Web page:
What’s missed in many of the analysis and commentaries regarding the Saints is that it wasn’t the program itself that got them in trouble. It was that the NFL told them to stop it, they said they would and didn’t.

And they got caught.

The NFL—conservative as a whole and run by Roger Goodell, whose father was a Republican U.S. Senator—is image-conscious and serious about their perception and disciplinary programs. Punishing the Saints is a combination of punitive measures and a message to everyone else not to do this.

Transferring one sport’s rules and regulations to another can be done in theory but is difficult to do in practice. There’s an overt failure to account for the differences between baseball and football. I’m not talking about the classic George Carlin comedy routine in which he declares the superiority of football to baseball—YouTube link. I’m talking about the fundamental differences between the two sports on and off the field.

MLB players have guaranteed contracts and 100% medical coverage. NFL players don’t. Because NFL players’ contracts are not guaranteed, there’s more pressure for them to play in order to keep those game checks coming in. They can be cut at anytime and be completely out of work. The NFL, such as it is, is a close-knit community and if a player is judged as not being willing to take shots and medications to get out on the field and play when he’s hurt, the rest of the league is going to know about it. It spreads like wildfire and affects their careers negatively or ends them completely.

For every star like Tom Brady and Peyton Manning who have the power to command their organization to make certain maneuvers, there are the rank and file players who have to adhere to the culture or else. It’s a brutal version of survival of the fittest and most resilient, rewarding the player who can live through the war of attrition in exchange continued employment.

This doesn’t happen in baseball.

When a player signs a $100 million contract in football, his stature as a talent predicates a large signing bonus which he gets to keep, but the rest of the deal isn’t guaranteed; therefore it’s not really $100 million even though that’s what the news reports say without full context of the disposability of the contract. We see situations where teams can’t cut a player they’d dearly love to be rid of (Santonio Holmes of the Jets for example), but can’t because of salary cap ramifications. But that’s due to overzealousness and a myriad of other factors such as arrogantly thinking “we’ll be able to handle this guy”. Historically when one team can’t “handle” a guy and gets rid of him based on that and that alone, no one—not the Jets; not the Al Davis Raiders of the 1970s and 80s—will be able to handle him for any amount of money. That’s a foundational error.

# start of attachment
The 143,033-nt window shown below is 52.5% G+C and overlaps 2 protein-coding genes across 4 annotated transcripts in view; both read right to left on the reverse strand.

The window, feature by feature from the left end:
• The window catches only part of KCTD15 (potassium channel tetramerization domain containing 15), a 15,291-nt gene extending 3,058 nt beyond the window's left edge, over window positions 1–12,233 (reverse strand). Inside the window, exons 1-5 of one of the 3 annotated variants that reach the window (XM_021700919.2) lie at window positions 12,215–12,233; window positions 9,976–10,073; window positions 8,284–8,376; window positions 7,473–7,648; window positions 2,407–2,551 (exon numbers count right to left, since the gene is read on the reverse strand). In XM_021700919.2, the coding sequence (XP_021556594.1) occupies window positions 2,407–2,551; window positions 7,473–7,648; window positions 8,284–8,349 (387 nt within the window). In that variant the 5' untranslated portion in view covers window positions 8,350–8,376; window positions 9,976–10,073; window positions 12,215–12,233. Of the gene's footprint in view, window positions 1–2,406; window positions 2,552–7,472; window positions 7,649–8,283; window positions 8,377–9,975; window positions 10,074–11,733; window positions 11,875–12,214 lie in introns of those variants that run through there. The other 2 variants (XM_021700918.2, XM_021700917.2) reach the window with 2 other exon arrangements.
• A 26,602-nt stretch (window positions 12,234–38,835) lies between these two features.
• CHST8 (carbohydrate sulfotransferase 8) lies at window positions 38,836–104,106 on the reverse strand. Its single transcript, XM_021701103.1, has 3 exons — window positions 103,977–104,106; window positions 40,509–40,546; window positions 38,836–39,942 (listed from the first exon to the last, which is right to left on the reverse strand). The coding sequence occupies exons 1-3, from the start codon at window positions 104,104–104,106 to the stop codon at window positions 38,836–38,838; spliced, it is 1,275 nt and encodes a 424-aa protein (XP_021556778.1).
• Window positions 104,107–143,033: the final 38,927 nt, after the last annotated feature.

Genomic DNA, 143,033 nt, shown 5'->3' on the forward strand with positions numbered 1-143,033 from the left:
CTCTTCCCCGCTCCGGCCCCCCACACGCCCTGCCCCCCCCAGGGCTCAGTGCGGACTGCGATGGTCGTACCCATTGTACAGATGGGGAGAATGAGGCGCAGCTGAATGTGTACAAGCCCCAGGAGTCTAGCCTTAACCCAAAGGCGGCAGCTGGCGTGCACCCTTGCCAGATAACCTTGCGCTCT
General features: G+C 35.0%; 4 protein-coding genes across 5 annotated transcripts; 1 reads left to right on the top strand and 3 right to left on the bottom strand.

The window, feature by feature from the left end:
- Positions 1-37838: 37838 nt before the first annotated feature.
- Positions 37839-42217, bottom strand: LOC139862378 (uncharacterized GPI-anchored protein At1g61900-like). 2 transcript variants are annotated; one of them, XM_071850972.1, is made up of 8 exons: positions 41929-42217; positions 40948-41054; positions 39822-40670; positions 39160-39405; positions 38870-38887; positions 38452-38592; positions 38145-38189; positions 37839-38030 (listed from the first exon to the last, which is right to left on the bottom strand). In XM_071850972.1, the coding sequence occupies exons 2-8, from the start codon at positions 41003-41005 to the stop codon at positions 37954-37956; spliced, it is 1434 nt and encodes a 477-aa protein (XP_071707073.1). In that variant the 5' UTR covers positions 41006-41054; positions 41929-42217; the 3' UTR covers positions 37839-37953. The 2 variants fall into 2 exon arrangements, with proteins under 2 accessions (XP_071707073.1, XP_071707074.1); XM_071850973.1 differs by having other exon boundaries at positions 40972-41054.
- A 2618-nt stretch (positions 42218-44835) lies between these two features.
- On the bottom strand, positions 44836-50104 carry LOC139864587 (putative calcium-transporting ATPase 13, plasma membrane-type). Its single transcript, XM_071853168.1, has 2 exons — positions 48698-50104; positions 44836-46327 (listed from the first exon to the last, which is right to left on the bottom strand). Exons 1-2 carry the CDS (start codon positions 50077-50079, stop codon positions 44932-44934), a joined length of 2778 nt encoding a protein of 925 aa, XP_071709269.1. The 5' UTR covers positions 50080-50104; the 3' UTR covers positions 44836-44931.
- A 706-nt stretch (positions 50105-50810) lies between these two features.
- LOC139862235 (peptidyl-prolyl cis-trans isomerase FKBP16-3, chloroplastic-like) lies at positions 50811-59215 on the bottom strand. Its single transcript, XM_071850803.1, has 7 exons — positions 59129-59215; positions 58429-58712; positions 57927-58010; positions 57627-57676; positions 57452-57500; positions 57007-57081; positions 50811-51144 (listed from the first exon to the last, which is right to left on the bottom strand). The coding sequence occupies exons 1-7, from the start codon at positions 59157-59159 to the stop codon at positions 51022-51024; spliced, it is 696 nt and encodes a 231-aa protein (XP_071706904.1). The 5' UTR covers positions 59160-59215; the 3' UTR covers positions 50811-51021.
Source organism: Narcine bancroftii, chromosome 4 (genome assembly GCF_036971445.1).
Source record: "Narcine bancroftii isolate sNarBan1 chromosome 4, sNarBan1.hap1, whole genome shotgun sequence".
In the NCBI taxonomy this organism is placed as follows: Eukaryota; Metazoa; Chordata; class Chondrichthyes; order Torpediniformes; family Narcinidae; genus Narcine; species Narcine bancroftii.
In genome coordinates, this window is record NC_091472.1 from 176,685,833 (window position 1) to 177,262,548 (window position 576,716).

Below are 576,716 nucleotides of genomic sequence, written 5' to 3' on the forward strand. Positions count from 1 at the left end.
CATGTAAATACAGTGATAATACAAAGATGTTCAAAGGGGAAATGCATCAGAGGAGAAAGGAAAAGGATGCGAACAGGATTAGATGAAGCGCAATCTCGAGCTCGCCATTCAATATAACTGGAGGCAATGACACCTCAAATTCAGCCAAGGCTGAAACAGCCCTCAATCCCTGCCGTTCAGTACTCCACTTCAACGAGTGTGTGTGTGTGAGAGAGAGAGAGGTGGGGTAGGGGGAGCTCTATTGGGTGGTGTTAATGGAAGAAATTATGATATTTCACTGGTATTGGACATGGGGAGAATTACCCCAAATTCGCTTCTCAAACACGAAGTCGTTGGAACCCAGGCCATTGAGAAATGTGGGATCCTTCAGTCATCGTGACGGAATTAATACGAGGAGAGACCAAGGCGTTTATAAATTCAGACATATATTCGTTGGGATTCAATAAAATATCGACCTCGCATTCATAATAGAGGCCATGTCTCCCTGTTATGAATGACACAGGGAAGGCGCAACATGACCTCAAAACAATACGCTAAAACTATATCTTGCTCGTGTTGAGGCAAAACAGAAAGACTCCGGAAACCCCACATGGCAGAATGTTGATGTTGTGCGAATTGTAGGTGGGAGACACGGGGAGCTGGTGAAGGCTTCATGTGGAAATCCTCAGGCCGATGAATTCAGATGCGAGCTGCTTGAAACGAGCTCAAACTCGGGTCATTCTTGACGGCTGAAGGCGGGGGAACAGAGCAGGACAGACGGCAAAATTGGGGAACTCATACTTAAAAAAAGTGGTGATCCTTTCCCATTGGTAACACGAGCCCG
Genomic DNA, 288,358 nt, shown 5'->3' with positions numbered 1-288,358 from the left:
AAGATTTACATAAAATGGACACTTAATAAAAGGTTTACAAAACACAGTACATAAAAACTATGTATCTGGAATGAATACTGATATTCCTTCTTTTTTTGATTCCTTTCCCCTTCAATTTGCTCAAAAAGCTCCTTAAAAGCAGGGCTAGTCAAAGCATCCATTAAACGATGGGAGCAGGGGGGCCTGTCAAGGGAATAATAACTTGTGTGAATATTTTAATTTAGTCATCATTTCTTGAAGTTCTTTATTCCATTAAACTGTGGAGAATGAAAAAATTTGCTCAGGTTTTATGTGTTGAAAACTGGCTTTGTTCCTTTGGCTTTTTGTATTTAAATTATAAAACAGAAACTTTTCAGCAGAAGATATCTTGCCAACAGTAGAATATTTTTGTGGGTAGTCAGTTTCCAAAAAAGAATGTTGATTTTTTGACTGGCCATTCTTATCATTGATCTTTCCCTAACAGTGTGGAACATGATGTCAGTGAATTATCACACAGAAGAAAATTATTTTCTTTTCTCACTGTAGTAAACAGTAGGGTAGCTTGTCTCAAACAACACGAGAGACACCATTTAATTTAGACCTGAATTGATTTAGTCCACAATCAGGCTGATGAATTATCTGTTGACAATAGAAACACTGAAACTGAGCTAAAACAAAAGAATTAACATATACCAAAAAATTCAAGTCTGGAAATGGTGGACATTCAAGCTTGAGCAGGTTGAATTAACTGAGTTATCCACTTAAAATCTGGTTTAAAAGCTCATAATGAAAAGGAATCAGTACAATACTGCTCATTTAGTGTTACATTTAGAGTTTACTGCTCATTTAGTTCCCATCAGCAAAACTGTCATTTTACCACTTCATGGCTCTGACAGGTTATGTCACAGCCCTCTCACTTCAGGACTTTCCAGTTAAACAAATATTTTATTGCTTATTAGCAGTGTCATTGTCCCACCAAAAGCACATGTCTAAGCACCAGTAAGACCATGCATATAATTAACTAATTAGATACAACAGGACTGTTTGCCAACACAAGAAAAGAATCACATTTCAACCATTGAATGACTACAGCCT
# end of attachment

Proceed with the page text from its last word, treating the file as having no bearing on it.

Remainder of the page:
Contracts in baseball are such that when Albert Pujols signed a $240 million contract with the Angels last winter, it was guaranteed that he’d collect $240 million if he never plays another game.

How many MLB players do you read about committing suicide after their careers are over? Winding up in serious trouble with the law? Have debilitating injuries?

Just last week Junior Seau committed suicide and it was forgotten the next day because the “tragedy” of the day became Mariano Rivera tearing his ACL and being lost for the season.

Which is the true tragedy?

Both are future Hall of Famers in their respective sports; both were well-liked; but Rivera will collect his $15 million salary for 2012 and receive a similar contract for 2013; Seau was rumored to be having financial troubles and domestic squabbles and was entirely unable to adjust to the freedom, emptiness and depression of not having a season or game to prepare for to go along with the wear-and-tear of a 13-year NFL career.

You can call baseball a “contact” sport, but considering the uproar when a collision at home plate occurs and knocks out the catcher, it—clean or not—becomes the impetus for calls to outlaw the home plate collision entirely. It degenerates into a pseudo-contact sport. In football, the mandate is to hit hard—it’s inherent; in baseball, a hard hit is a rare, incidental and predominately unintentional byproduct.

In football, they’ve taken steps to reduce the injuries and number of hard hits because of the bottom line need for offensive production and the stars being on the field to keep the fans engaged and happy, but they’re still very large, well-conditioned men running into one another at full speed. People get hurt. If you can’t or won’t play through pain and the backup will, then your job and career are in jeopardy without any outlet for the aggression that led to an NFL career in the first place, nor the opportunity to make the kind of money they’re making once their careers are over.